Perioperative Cardiovascular Events More Common in Diabetes

Perioperative major adverse cardiovascular and cerebrovascular events (MACCEs) increase over time and are more common for people with diabetes mellitus than without, according to an analysis of data on over 10.5 million noncardiac surgeries published in Diabetes Care.

Study investigators analyzed data on individuals at least 45 years of age who underwent major noncardiac surgery in the United States between 2004 and 2013.

Data were taken from the National Inpatient Sample of the Healthcare Cost and Utilization Project (HCUP), a large administrative database of hospital admissions. The study’s primary outcome was MACCEs (in-hospital all-cause death, ischemic stroke, or acute myocardial infarction).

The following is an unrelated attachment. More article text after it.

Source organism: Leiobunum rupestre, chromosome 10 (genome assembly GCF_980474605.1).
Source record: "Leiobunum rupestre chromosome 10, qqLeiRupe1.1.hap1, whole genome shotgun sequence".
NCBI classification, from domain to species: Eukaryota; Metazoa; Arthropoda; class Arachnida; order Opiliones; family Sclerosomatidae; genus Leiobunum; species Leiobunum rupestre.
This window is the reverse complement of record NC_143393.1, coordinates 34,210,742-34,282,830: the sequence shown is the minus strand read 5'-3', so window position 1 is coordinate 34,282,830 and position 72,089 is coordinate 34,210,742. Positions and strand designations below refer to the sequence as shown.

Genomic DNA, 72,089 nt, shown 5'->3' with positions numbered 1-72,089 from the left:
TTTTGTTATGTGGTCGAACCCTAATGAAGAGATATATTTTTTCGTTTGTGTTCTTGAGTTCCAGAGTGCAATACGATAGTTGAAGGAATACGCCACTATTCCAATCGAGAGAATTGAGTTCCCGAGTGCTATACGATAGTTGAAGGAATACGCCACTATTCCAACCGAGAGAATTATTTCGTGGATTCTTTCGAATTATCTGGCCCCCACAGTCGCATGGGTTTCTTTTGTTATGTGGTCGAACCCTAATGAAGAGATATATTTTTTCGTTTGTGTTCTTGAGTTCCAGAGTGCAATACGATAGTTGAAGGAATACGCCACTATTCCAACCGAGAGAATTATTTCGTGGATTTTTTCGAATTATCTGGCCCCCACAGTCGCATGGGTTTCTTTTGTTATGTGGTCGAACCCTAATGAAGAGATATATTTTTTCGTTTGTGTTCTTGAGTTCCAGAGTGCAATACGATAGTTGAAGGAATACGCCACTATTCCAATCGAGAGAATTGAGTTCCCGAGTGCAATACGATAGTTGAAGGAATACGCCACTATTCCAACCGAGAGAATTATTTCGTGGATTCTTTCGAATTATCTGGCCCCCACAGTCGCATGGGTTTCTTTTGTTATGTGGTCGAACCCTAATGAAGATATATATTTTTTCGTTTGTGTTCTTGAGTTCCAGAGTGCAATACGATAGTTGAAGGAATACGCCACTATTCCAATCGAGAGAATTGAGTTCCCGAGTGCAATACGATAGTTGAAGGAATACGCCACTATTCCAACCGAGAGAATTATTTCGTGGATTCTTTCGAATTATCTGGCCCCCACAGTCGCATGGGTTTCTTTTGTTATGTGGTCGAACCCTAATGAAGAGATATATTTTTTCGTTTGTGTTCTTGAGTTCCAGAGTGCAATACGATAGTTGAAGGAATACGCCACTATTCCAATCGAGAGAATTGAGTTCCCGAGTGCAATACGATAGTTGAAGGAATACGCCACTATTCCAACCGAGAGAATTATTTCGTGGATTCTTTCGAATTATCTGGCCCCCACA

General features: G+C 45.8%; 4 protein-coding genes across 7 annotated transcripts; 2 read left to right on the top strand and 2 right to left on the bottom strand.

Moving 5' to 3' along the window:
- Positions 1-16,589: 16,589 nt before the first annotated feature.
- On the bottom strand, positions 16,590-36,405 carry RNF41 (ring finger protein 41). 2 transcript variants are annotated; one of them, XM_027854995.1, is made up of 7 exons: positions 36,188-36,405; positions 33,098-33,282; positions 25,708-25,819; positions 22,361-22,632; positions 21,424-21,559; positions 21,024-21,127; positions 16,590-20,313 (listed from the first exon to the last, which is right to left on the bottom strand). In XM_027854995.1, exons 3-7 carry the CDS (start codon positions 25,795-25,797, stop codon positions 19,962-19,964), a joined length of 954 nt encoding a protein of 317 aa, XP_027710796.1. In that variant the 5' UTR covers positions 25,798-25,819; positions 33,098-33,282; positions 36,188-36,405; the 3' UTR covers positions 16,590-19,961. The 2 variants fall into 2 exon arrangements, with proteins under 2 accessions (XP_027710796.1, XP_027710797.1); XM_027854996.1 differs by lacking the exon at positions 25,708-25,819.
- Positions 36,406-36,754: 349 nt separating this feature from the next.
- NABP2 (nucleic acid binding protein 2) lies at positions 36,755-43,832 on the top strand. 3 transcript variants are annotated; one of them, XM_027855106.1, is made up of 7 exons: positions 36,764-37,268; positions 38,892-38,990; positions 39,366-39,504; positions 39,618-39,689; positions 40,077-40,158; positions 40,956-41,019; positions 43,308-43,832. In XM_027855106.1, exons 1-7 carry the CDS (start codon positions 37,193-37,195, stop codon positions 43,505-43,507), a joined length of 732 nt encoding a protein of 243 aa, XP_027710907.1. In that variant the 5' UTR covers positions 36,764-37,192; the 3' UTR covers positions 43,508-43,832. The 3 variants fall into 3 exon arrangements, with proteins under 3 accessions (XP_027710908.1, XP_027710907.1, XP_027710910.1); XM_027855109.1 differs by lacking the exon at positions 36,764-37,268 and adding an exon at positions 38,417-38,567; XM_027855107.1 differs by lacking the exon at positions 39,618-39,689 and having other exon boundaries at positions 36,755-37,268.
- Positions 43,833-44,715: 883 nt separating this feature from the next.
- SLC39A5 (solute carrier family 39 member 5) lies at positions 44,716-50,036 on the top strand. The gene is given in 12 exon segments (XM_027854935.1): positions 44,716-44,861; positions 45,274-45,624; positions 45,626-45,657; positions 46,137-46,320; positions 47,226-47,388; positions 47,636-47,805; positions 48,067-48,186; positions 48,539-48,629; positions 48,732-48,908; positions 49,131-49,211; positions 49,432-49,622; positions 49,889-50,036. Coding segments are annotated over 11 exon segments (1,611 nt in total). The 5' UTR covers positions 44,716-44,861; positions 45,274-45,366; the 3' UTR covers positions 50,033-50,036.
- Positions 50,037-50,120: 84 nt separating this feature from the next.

A total of 10,581,621 hospitalizations were included in the final study sample, 8,143,417 of which were for individuals without diabetes and 2,438,204 for those with diabetes. Among those with diabetes, 3.3% experienced perioperative MACCEs, compared with 2.8% in the non-diabetes group.

Although diabetes was not associated with increased MACCEs after multivariable adjustment, uncontrolled diabetes was linked to adjusted odds that did show an increase (1.41; 95% CI, 1.38–1.43). This suggests that for perioperative cardiac events, uncontrolled diabetes is an independent risk factor.

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Study investigators conclude, “[to] our knowledge, this is the largest study to report on national trends in cardiovascular outcomes for patients with diabetes undergoing major noncardiac surgery. Our findings suggest that a substantial unmet need exists for strategies to reduce the risk of perioperative cardiovascular events among patients with [diabetes mellitus].”


Newman JD, Wilcox T, Smilowitz NR, Berger JS. Influence of diabetes on trends in perioperative cardiovascular events [published online April 4, 2018]. Diabetes Care. doi: 10.2337/dc17-2046